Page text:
Clayton: Seahawks need to find their pass rush vs Raiders
The biggest thing about playing or covering an NFL game in London is adapting.
For writers, you have to use a special adapter to fit the plug in the wall. The voltage is twice what we have in the United States. Players have to adjust to an eight-hour time change. What will be a 10 a.m. start in Seattle is going to be at 6 p.m. at Wembley Stadium.
With rain expected, both the Seahawks and the Raiders have to adapt to what might some tough field conditions. The field is built for soccer, not football. Players have to adapt to the right type of shoes to make sure they don’t slip on the grass. (Pete Carroll, in fact, said he’s made a special effort to make sure the players have the right shoes.)
Here are some things to keep in mind when these two teams meet Sunday:
• Clearly, the biggest headline is going to be seeing Marshawn Lynch going against the Seahawks defense. Seahawks linebacker Bobby Wagner said he knows Lynch will be doing some friendly trash talking. Doug Baldwin joked that Lynch might try to come into the Seahawks locker room to say a few words.
Regardless, it should be fun and interesting. Lynch is doing well. He has 331 yards on 77 carries and a strong 4.3 yards per carry average. One of the strange plays last week was when the Raiders had a play from the opponents’ 1 yard line. Head coach Jon Gruden called a pass, which was was intercepted. Since 2014, that’s now four times Lynch has been in a similar situation, and each time it has been a pass. Two times, the pass was intercepted — that includes the Seahawks’ Super Bowl XLIX loss to New England, which no fan will soon forget.
• The Seahawks need to find a second or third edge pass rusher to step up and give Derek Carr some pressure problems on passing downs. According to Pro Football Focus, the Seahawks have only been able to pressure on the quarterback 30.4 percent of time, getting 56 pressures on 184 dropbacks. The number might be a little tainted because the Seahawks are coming off a St. Louis Rams game in which Jared Goff was rarely pressured.
• Maybe Seahawks fans shouldn’t worry about Russell Wilson’s ability to execute play-action passes. According to ESPN Stats and Information, Wilson has a league best 156.9 quarterback rating in those situations. Now, it’s just a matter of maintaining the running attack.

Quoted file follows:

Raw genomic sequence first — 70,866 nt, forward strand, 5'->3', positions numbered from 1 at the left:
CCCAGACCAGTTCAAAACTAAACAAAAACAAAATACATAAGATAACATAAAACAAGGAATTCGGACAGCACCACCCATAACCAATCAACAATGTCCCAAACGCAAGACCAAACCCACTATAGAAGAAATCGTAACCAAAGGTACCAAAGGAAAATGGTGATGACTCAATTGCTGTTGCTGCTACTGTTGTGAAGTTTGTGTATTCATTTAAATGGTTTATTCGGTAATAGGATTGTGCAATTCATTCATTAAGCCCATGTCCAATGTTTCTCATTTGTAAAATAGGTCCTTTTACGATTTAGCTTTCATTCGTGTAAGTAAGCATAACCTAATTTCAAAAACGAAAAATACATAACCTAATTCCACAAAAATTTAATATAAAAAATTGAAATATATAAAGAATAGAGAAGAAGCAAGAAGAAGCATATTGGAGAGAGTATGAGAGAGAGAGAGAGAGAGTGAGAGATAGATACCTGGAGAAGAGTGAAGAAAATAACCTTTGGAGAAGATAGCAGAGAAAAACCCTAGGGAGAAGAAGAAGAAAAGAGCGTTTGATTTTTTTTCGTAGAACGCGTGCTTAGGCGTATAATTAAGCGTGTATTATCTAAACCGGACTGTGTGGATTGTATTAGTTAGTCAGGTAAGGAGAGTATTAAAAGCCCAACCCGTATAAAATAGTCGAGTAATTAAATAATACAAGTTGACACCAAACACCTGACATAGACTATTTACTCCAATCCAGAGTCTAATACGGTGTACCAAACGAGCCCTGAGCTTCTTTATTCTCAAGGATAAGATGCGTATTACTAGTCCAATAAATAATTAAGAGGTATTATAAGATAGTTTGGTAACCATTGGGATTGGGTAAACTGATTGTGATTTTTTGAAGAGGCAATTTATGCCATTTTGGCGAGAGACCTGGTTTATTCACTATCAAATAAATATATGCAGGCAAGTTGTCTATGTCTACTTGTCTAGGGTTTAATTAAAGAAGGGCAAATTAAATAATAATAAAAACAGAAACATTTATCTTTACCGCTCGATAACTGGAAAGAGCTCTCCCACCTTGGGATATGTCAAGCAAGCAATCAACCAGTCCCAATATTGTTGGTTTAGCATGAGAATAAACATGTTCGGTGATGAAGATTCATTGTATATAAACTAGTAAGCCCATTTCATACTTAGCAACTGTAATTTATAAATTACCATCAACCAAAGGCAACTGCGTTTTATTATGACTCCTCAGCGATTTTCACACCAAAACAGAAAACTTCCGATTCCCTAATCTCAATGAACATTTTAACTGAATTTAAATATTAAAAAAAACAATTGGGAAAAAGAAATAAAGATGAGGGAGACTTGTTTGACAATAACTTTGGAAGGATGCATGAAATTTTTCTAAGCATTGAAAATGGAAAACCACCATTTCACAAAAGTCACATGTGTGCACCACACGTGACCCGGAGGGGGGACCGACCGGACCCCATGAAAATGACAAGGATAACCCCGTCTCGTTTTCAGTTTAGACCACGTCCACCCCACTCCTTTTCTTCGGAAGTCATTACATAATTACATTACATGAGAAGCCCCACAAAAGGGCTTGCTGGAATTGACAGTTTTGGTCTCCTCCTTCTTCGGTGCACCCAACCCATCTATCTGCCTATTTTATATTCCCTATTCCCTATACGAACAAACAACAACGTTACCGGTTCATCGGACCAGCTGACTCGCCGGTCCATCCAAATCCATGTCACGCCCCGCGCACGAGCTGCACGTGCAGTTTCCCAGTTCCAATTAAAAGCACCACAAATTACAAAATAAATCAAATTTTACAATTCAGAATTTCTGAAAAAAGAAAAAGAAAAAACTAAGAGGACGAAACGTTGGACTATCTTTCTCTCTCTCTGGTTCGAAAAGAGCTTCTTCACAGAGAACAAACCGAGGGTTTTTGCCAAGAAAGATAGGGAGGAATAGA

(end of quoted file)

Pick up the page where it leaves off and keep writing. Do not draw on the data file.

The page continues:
You noticed the Seahawks rushed for 190 yards against the Los Angeles Rams, and Wilson was able to get play-action passes to David Moore and Tyler Lockett. On the flip side, Derek Carr of the Raiders has the fifth-worst play-action pass quarterback rating at 70.8.
• Wilson should have time to throw against the Raiders. The Raiders have only six sacks this season, three by former Seahawk Bruce Irvin, who moved from linebacker to defensive end. As a team, the Raiders are giving up 6.8 yard a play. Opponents have a 103.4 quarterback rating against them.
If the Seahawks run the ball well, they should create a game in which Wilson could come away clean for hits and pressures and sacks.
• This is a game in which the Seahawks should win the turnover battle. Carr has thrown eight interceptions, including a league-high five on first downs. With a powerful back such as Lynch, that number is surprising.
• Here is another surprising stat: The Seahawks are the second-best team stopping third-and-short situations. Those would be plays involving third-and-1 and third-and 2. The Carolina Panthers lead the league with 25 percent. The Seahawks are next best at 45.5, according to ESPN Stats and Information.
• Remember when the Raiders were loaded along the offensive line? They had four starters making a combined $40 million a year. Now they have problem. Tackle Donald Penn is on the injured reserve. Guard Osemele Kelechi won’t play because of a knee injury. The Raiders are now starting two rookies at tackle: first-rounder Kolton Miller at left and third-rounder Brandon Parker at right. Miller gave up 3.5 sacks in this first five games, while Parker is getting beat for a sack a game.